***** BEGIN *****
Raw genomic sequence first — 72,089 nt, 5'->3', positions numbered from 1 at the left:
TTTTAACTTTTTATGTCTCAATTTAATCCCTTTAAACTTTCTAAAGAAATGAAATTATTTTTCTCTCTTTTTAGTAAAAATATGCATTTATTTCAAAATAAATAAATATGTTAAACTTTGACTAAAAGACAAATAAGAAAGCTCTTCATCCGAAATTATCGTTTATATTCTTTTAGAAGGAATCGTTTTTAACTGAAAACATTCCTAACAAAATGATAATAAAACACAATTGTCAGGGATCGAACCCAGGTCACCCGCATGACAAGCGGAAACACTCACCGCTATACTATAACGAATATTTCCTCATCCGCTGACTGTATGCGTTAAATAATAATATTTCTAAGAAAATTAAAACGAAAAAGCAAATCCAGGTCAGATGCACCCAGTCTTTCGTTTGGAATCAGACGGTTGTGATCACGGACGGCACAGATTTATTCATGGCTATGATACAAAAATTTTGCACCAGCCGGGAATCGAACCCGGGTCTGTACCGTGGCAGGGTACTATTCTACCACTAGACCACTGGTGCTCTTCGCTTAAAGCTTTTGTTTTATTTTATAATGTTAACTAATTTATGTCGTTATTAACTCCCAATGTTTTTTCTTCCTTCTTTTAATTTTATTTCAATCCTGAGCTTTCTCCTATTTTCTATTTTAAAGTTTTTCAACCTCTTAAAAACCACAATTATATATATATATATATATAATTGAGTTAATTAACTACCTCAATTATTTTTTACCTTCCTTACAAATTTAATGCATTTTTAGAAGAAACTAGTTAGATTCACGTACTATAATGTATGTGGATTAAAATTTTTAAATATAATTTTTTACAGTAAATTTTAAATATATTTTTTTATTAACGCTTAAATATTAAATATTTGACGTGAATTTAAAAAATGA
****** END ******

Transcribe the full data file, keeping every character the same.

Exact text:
Raw genomic sequence first — 72,089 nt, 5'->3', positions numbered from 1 at the left:
TTTTAACTTTTTATGTCTCAATTTAATCCCTTTAAACTTTCTAAAGAAATGAAATTATTTTTCTCTCTTTTTAGTAAAAATATGCATTTATTTCAAAATAAATAAATATGTTAAACTTTGACTAAAAGACAAATAAGAAAGCTCTTCATCCGAAATTATCGTTTATATTCTTTTAGAAGGAATCGTTTTTAACTGAAAACATTCCTAACAAAATGATAATAAAACACAATTGTCAGGGATCGAACCCAGGTCACCCGCATGACAAGCGGAAACACTCACCGCTATACTATAACGAATATTTCCTCATCCGCTGACTGTATGCGTTAAATAATAATATTTCTAAGAAAATTAAAACGAAAAAGCAAATCCAGGTCAGATGCACCCAGTCTTTCGTTTGGAATCAGACGGTTGTGATCACGGACGGCACAGATTTATTCATGGCTATGATACAAAAATTTTGCACCAGCCGGGAATCGAACCCGGGTCTGTACCGTGGCAGGGTACTATTCTACCACTAGACCACTGGTGCTCTTCGCTTAAAGCTTTTGTTTTATTTTATAATGTTAACTAATTTATGTCGTTATTAACTCCCAATGTTTTTTCTTCCTTCTTTTAATTTTATTTCAATCCTGAGCTTTCTCCTATTTTCTATTTTAAAGTTTTTCAACCTCTTAAAAACCACAATTATATATATATATATATATAATTGAGTTAATTAACTACCTCAATTATTTTTTACCTTCCTTACAAATTTAATGCATTTTTAGAAGAAACTAGTTAGATTCACGTACTATAATGTATGTGGATTAAAATTTTTAAATATAATTTTTTACAGTAAATTTTAAATATATTTTTTTATTAACGCTTAAATATTAAATATTTGACGTGAATTTAAAAAATGA